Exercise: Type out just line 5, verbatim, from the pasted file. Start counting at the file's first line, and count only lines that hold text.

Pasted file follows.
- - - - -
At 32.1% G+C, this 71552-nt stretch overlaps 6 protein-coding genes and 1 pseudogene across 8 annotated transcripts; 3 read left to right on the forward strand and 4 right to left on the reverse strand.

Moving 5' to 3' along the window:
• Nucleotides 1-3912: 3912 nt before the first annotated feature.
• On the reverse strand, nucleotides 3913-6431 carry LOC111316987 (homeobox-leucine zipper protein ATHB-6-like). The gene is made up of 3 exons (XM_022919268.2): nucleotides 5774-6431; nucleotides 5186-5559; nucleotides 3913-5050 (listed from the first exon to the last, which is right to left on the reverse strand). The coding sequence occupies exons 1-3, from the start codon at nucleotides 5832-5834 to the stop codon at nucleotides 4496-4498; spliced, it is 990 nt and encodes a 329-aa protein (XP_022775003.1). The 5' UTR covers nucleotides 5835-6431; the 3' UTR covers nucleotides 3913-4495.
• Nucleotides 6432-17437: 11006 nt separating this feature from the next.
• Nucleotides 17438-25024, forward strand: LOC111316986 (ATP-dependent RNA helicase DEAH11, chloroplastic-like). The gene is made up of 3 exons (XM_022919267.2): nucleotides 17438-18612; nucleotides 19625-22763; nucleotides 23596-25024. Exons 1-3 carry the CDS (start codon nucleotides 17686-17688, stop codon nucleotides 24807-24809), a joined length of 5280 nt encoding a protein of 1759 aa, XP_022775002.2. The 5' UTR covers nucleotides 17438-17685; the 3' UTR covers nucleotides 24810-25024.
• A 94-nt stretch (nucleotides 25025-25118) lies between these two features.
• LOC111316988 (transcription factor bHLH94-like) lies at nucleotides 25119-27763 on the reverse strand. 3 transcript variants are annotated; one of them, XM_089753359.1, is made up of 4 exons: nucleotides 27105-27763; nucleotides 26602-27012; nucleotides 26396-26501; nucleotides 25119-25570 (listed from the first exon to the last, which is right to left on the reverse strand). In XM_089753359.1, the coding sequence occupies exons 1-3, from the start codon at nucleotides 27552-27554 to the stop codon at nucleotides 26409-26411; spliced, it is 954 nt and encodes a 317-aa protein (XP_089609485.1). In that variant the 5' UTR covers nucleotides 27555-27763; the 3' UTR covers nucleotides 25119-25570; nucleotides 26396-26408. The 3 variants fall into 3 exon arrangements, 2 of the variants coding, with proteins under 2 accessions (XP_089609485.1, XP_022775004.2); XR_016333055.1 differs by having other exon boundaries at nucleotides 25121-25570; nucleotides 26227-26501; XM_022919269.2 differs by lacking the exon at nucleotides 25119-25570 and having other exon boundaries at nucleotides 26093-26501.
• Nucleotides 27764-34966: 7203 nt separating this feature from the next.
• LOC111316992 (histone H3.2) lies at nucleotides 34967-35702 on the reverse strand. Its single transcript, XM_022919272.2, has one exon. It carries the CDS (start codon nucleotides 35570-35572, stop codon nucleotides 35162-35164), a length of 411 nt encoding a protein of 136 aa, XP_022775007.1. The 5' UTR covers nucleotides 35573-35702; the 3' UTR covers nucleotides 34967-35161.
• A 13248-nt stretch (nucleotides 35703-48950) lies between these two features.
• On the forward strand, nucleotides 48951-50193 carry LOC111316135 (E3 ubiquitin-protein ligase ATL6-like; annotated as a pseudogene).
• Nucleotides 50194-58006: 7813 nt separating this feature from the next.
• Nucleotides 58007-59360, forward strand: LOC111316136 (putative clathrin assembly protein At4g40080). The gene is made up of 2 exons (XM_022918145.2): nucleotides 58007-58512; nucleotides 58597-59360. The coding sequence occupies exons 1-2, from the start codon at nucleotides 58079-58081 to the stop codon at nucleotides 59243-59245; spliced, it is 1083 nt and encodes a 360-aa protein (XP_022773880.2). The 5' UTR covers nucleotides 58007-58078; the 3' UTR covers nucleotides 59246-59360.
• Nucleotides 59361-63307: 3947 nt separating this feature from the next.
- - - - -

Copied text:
• Nucleotides 6432-17437: 11006 nt separating this feature from the next.